Urethro-raphy: A New Technique for Surgical Management of Stress Urinary Incontinence

October 10, 2010

In 1996 we suggested an explanation of the mechanism of micturition and urinary continence. Urinary continence depends on an intact and strong internal sphincter and an acquired behavior of keeping a high alpha sympathetic tone at the internal sphincter.

In 1996 we suggested an explanation of the mechanism of micturition and urinary continence. Urinary continence depends on an intact and strong internal sphincter and an acquired behavior of keeping a high alpha sympathetic tone at the internal sphincter. Weakness of the internal sphincter causes SUI. Weakness is mostly due to rupture of its wall. 

Objectives: A new surgical technique for repairing the rupture in the wall of the internal sphincter was tried aiming at restoring its integrity, hence its strength and ability to maintain urinary continence.

Study design: 60 patients suffering from SUI grade II and III were evaluated clinically, by urodynamics, X-ray, and ultrasonic studies. Urethro-raphy was done with repair of the sphincter wall by longitudinal 5-8 stitches approximating the torn edges together. Lateral ruptures were sutured by separate stitches.

Results: Patients were re-evaluated for two years after surgery. 90% success was obtained immediately and during the follow up period. 3.3% improved whereas in 6.7% of the patients, the operation failed to cure the SUI.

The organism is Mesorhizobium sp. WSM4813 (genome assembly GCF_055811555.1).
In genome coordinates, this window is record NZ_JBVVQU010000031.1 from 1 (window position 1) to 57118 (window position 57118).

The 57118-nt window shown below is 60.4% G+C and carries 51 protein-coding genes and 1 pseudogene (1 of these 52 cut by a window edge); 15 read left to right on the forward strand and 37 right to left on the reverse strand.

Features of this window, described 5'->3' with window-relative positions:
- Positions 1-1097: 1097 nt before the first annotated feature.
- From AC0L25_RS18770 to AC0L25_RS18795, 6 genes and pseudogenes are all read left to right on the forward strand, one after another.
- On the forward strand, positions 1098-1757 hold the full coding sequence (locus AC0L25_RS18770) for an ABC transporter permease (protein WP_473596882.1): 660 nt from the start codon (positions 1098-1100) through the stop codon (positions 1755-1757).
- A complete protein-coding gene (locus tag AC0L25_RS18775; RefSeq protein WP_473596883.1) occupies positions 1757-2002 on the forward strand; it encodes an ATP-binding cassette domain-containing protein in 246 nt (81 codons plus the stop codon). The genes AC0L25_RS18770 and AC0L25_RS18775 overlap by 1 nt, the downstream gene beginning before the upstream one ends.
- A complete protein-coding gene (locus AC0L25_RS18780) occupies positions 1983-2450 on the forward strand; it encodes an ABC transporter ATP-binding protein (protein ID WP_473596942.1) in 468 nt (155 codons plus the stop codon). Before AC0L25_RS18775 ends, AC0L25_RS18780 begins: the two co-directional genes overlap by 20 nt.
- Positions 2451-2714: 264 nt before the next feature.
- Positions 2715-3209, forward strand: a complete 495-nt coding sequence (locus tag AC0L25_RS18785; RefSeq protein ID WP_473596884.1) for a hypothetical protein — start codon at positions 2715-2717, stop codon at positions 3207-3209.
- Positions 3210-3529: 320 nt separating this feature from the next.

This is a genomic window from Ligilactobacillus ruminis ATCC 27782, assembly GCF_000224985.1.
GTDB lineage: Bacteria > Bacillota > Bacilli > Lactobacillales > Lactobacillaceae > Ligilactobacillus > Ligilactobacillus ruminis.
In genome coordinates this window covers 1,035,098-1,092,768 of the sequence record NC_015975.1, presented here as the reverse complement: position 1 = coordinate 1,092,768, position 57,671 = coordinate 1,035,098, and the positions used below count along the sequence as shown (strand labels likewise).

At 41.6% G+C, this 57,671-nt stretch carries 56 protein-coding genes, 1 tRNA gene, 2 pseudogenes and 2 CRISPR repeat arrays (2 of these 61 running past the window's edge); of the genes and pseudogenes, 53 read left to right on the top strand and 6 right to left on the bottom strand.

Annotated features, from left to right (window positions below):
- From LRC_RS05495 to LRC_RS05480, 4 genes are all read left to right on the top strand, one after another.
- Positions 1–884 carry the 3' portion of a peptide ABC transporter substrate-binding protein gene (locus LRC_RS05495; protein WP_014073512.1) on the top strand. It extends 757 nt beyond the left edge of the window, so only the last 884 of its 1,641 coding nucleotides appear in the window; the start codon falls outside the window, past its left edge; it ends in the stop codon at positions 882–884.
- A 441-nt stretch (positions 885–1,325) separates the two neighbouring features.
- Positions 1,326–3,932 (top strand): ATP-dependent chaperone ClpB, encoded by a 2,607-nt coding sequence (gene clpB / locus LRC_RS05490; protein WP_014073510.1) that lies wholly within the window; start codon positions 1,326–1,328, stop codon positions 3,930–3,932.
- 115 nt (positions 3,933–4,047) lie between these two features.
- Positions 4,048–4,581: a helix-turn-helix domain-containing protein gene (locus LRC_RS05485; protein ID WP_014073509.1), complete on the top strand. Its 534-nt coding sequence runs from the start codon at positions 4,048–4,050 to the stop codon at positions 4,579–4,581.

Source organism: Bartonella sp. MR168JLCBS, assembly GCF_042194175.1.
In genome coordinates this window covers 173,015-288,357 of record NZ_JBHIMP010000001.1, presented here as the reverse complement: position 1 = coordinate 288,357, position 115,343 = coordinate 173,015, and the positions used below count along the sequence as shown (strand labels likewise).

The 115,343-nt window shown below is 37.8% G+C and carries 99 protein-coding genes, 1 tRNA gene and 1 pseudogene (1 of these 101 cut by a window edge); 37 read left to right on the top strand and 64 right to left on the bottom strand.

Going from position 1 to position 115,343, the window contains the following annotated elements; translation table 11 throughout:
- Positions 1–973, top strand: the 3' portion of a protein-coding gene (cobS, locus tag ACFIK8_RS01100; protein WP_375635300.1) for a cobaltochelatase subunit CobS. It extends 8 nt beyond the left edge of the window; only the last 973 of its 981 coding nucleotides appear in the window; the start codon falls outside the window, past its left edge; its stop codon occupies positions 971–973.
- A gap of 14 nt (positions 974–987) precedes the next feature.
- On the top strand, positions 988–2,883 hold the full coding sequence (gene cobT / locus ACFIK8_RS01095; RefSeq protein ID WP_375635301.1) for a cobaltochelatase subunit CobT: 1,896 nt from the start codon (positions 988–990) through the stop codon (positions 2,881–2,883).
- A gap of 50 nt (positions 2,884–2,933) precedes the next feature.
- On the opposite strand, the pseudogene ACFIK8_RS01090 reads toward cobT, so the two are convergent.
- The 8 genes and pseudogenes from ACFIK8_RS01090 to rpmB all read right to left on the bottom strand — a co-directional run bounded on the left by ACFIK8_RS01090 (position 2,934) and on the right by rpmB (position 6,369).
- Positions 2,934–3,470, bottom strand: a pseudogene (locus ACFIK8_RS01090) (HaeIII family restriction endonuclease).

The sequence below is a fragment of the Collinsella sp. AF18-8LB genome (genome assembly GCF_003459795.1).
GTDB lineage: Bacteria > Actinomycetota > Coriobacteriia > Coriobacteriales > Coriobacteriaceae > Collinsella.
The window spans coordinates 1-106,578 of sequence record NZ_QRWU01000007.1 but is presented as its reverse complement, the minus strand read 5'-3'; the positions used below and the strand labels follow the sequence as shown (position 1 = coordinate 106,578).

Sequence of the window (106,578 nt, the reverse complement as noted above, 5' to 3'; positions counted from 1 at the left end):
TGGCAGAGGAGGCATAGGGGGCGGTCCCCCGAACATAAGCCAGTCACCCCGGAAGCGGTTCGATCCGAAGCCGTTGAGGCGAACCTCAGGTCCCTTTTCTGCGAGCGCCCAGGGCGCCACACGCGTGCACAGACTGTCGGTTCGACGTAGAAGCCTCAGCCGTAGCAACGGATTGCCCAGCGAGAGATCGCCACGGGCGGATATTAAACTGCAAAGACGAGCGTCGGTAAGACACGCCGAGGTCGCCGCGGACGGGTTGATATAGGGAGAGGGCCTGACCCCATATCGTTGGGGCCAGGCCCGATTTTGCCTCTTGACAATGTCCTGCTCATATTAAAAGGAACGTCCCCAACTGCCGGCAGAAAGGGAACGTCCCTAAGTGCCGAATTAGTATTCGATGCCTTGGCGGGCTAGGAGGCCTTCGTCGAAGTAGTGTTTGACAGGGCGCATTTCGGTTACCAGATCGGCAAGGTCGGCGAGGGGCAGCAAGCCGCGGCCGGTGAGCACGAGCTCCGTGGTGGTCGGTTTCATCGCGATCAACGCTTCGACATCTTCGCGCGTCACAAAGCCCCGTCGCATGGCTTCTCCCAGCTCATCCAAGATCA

Conclusion: Urethro-raphy is a simple and effective operation that restores the normal anatomical construction of the internal sphincter, so that it can perform its physiological function.

Introduction: Stress urinary incontinence is a medical and a social problem for many women. In spite of the work and effort done to clarify the pathogenesis of SUI, the problem has become more puzzling. In 1922 Sir Eardely Holland gave the name "Stress Urinary Incontinence" to involuntary leakage of urine on sudden increase of intra-abdominal, intravesical pressure as on coughing or sneezing. The condition was later subdivided into genuine stress urinary incontinence and detrusor instability. In women, however, a mixed type of stress urinary incontinence and urgency incontinence is the most common and constitutes approximately 55.5% (1).

Stamey also mentioned that at least one third to two thirds of patients with surgically curable stress urinary incontinence also have urgency incontinence and they can be cured of both problems by surgical elevation of the vesical neck(2). Furthermore, genuine SUI is classified into two types: urethral hypermobility and intrinsic sphincter deficiency(3). However, urethral hypermobility is often present in continent women. Thus the mere presence of urethral hypermobility is not sufficient to make a diagnosis of a sphincter abnormality unless incontinence is also demonstrated (4)

An attempt to explain the pathogenesis of SUI was made in 1996 (5,6,7). According to this concept, SUI is mainly due to a defect in the wall of the internal urethral sphincter. The defect is mostly due to rupture and/or splitting of the collagenous tissue layer, which leads to weakness of the internal urethral sphincter wall.

Objectives: This work suggests an operation which aims at reconstruction of a strong internal urethral sphincter, with high wall tension and subsequently high urethral closure pressure at rest and on stress. This is achieved by properly identifying the rupture in the wall of the internal urethral sphincter, causing the problem, and repairing it. Assessment of the operation was done through clinical evaluation, by ultrasound and urodynamic studies for two years after the operation.